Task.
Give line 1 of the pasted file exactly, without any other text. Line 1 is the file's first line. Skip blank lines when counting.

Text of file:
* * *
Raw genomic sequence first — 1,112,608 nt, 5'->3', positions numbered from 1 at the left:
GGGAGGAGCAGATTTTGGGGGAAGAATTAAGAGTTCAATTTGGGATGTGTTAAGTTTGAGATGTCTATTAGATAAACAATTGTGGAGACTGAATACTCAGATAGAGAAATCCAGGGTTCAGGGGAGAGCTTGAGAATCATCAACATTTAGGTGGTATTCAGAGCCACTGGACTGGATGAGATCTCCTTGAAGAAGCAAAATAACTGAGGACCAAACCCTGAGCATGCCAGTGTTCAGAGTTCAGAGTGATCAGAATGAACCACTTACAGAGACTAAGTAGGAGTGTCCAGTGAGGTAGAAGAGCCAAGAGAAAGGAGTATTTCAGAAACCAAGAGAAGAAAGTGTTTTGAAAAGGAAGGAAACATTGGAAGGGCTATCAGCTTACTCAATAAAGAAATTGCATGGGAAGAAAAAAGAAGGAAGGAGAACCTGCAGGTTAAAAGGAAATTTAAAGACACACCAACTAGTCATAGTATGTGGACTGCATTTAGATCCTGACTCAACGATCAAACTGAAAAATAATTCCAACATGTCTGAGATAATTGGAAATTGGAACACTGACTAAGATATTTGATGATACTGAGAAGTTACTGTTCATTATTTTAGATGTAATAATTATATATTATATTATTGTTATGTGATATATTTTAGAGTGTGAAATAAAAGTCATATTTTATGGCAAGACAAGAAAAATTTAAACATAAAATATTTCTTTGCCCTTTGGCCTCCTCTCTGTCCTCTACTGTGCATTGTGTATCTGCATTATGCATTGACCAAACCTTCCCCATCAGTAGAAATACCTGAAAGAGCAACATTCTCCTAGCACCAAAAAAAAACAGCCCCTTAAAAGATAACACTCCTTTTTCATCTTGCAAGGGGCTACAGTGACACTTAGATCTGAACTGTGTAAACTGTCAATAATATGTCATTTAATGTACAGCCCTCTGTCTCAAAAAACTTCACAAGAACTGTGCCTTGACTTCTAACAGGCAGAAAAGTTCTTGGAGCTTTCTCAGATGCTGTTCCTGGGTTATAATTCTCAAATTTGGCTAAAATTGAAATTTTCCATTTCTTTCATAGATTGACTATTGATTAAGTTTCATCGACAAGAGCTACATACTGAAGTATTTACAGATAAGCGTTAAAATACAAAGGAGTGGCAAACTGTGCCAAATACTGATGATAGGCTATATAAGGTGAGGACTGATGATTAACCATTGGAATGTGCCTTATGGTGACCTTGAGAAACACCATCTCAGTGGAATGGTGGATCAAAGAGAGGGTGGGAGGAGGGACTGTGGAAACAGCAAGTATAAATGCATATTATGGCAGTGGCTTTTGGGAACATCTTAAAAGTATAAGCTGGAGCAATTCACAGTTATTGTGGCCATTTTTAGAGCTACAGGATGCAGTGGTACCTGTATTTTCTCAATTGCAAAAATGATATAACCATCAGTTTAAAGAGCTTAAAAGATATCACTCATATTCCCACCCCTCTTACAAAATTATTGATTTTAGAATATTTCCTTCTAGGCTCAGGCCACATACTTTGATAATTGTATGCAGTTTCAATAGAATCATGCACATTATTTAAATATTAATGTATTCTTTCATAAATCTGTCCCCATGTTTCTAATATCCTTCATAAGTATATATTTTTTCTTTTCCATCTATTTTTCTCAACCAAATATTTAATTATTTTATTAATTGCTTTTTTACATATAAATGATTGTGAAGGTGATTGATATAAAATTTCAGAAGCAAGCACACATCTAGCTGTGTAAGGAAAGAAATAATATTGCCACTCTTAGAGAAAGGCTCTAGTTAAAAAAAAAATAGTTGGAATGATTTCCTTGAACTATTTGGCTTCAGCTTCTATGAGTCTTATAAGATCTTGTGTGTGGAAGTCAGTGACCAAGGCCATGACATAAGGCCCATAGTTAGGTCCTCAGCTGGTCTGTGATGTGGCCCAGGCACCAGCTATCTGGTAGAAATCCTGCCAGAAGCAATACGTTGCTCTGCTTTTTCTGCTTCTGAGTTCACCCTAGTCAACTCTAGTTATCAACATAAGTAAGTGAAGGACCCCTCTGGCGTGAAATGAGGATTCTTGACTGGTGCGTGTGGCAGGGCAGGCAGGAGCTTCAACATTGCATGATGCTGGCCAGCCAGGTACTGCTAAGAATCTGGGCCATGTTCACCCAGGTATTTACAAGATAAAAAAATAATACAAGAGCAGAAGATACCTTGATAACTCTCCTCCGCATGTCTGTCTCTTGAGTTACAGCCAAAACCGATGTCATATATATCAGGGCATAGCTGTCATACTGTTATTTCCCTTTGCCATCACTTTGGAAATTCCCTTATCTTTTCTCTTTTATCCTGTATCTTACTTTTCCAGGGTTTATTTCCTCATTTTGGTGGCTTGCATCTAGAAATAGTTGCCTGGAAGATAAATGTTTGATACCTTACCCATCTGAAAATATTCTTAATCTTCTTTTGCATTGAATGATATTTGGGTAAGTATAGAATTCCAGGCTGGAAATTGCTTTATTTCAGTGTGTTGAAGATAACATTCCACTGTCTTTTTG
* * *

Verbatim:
Raw genomic sequence first — 1,112,608 nt, 5'->3', positions numbered from 1 at the left: